I don’t know what it is about focaccia, but I feel like it’s one of the most decadent breads ever. Maybe it’s the olive oil or the rise time that gives it such a rich, complex flavor and texture. Whatever it is, focaccia is a real winner at the dinner table.
It comes with an extra bonus, too. The dough gets around four hours of total rise time, and can I just tell you that your entire home will smell absolutely amazing. Whenever I make this bread, I usually run out to do errands while it’s rising. When I come home and open the door, the aroma is like a wonderful hug embracing me, filling me with joy. Sometimes I just close my eyes and inhale deeply, letting my senses experience the wonder that comes from the combination of just a few ingredients.
The nice thing about focaccia is that you can keep it simple. Just a sprinkle of sea salt on top will give you the perfect bread for dipping in your favorite olive oil. But when sweet onions, such as Vidalias or Walla Wallas, are in season, they’re hard to resist. I love the way this recipe takes advantage of those flavors.
This onion-topped focaccia bread is dressed to impress. Top a simple, versatile dough with your choice of onions for a flavorful bread that looks like you spent way more time working on than you really did. If you have a bread maker, you can have it mix the dough for you; then all you have to do is press it into your baking pan, let it rise, then bake it to perfection. If you’re feeling really inspired, you can try your hand at making the top look a little artsy—make some patterns, even add some other toppings to create a scene. Let your imagination soar!Print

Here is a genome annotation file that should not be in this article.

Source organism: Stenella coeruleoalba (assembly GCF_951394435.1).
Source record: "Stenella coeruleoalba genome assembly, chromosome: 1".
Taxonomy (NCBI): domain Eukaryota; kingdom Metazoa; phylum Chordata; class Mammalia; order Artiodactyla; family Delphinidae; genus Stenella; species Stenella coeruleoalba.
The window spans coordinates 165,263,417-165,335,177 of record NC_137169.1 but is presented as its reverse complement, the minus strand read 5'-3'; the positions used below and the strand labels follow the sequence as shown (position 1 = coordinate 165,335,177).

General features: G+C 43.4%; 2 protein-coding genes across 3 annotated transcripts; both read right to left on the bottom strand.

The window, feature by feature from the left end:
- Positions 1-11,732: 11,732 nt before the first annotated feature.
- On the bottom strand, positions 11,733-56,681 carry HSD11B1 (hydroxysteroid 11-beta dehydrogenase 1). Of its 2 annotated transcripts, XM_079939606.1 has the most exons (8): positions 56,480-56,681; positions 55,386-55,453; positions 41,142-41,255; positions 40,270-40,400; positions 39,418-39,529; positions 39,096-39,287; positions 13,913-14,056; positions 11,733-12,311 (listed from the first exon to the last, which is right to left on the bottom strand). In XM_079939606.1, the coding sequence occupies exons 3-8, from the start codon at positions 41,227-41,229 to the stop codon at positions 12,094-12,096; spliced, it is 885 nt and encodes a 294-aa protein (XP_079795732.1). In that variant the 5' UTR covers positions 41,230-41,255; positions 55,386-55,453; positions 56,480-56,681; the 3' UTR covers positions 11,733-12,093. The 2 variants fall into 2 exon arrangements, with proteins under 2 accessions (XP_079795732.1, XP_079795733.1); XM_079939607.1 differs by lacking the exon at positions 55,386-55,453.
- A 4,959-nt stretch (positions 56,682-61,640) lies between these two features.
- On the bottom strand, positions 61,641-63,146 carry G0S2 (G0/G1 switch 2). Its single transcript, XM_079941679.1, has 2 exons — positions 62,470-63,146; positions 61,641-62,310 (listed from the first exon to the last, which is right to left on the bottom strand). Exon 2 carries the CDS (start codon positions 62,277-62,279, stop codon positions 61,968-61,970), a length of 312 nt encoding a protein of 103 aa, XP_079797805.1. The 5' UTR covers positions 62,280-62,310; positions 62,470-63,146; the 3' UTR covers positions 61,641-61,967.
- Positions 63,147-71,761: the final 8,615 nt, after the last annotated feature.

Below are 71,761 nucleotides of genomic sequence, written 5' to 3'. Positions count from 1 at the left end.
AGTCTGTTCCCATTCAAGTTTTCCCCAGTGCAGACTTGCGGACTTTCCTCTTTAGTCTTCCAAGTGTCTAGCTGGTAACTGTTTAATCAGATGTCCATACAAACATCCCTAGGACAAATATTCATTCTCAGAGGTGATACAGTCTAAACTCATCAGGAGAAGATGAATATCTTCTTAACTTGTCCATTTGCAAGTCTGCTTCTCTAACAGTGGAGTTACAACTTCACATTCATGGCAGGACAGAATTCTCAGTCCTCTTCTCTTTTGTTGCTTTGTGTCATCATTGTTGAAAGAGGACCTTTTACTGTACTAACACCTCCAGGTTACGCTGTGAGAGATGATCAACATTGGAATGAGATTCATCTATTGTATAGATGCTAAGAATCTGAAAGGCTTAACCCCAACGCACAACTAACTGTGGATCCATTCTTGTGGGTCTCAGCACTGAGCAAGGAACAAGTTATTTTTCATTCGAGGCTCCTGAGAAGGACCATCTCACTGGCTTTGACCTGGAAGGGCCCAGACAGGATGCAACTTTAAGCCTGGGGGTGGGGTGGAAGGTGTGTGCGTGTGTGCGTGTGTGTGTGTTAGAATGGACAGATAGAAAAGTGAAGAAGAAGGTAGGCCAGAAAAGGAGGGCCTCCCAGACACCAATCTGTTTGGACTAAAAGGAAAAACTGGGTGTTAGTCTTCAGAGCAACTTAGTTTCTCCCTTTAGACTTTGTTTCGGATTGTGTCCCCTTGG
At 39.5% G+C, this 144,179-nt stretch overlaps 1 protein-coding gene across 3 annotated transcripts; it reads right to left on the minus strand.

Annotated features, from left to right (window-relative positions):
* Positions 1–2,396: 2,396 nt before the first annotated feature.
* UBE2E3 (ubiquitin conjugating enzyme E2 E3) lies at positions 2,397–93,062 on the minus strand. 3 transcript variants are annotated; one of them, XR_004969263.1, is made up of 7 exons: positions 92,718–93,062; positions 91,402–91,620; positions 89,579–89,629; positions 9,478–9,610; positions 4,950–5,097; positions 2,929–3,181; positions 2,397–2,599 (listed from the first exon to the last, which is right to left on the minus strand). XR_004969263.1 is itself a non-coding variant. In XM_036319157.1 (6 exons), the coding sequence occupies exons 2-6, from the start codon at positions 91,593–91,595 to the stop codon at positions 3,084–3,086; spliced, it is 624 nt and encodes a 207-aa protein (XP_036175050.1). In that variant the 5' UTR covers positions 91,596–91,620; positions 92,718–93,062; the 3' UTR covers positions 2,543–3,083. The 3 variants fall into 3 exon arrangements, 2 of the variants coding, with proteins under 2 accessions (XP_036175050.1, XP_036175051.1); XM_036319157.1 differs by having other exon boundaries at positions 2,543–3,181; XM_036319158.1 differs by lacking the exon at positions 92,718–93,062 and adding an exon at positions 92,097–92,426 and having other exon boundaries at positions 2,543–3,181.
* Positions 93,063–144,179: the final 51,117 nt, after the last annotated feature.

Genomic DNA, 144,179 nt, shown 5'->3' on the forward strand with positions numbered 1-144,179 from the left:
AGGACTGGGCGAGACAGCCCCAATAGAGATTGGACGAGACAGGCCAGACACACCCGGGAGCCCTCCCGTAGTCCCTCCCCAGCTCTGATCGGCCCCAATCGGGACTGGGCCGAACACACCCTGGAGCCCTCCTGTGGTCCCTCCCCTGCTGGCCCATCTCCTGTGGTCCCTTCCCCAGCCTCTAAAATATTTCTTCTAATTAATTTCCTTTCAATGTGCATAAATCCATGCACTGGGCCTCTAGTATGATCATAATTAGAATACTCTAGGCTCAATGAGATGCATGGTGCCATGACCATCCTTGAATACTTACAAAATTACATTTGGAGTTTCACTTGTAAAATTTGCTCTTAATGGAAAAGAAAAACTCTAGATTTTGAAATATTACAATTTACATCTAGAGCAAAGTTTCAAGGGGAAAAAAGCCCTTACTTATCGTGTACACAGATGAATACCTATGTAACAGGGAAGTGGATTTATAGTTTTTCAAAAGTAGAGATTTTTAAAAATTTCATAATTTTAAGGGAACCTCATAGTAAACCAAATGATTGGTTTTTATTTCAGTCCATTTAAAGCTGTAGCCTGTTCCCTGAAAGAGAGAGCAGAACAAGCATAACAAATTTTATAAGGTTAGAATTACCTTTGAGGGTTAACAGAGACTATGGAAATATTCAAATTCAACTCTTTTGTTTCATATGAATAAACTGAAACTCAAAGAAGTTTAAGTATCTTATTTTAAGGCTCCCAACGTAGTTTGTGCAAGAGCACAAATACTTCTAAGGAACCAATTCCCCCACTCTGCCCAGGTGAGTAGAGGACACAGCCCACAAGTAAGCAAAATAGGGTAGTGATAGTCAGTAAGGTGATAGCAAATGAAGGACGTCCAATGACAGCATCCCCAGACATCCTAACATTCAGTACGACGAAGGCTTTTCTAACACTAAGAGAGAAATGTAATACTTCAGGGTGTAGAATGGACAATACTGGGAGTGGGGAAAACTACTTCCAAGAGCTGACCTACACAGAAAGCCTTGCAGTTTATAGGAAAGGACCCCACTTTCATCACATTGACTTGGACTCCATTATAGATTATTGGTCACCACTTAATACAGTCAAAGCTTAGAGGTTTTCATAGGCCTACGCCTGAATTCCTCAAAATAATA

Onion-Topped Focaccia Bread
This onion-topped focaccia bread is always a hit. Topped with fresh, sweet onions and rosemary straight from the garden, it’s a flavor sensation that is sure to please.
- Prep Time: 15 minutes
- Additional Time: 4 hours
- Cook Time: 35 minutes
- Total Time: 4 hours 50 minutes
- Yield: Serves 8 to 10 1x
- Category: Bakery
- 4 cups all-purpose flour (or a combination of all-purpose, bread, and wheat flour)
- 12 ounces water
- 2 tablespoons olive oil
- 1 1/2 teaspoons salt
- 1 tablespoon sugar
- 1/2 teaspoon crushed rosemary
- 2 teaspoons yeast
- Optional: Garlic powder or minced garlic to taste
- Nonstick cooking spray
- For the topping
- 2 sweet onions, sliced thinly (optional: add a red onion to the mix)
- 3 tablespoons olive oil
- 1 teaspoon kosher salt
- Mix together the dry ingredients in a large bowl (if using minced garlic, add it with the wet ingredients).
- Add the water and olive oil and stir until the dough begins to come together; the dough should be soft and sticky.
- Oil another large bowl; transfer the dough to the bowl and turn it so that it’s coated in the oil.
- Cover the bowl tightly with plastic wrap.
- Set bowl aside at room temperature (or inside a cold oven) until the dough doubles in size (about 3 hours).
- When the dough has risen, mix the sliced onion, olive oil, and salt in a bowl until the onion is coated.
- Lightly spray a 9×13-inch baking pan, and put the dough into it, stretching the dough to fit the shape of the pan.
- Use lightly oiled fingers to press dimples into the bread.
- Decorate the top of the dough with your onions (and any optional vegetables that inspire you—olives, dried tomato, etc.).
- Cover the pan with waxed paper and put a clean kitchen towel on top.
- Allow the dough to rise until it’s almost as high as the sides of the baking pan (about an hour).
- Preheat oven to 400 degrees F.
- Remove the wax paper and towel, then place focaccia in the center of the oven.
- Bake focaccia for 30 to 35 minutes, until it’s golden brown.
- Bread is ready when you hear a slightly hollow sound when you tap the top.
- Allow the focaccia to cool in the pan.
- Cut into squares for sandwiches or panini, or into strips for dipping in oil, hummus, or your favorite dip.
Bread maker option:
- Put wet ingredients in the bottom of the bread maker bowl.
- Add dry ingredients.
- Run bread maker on dough setting.
- Pick up recipe at Step No. 6.
Have you tried this recipe? The bread maker is helpful but not essential—please tell us how this bread turned out for you.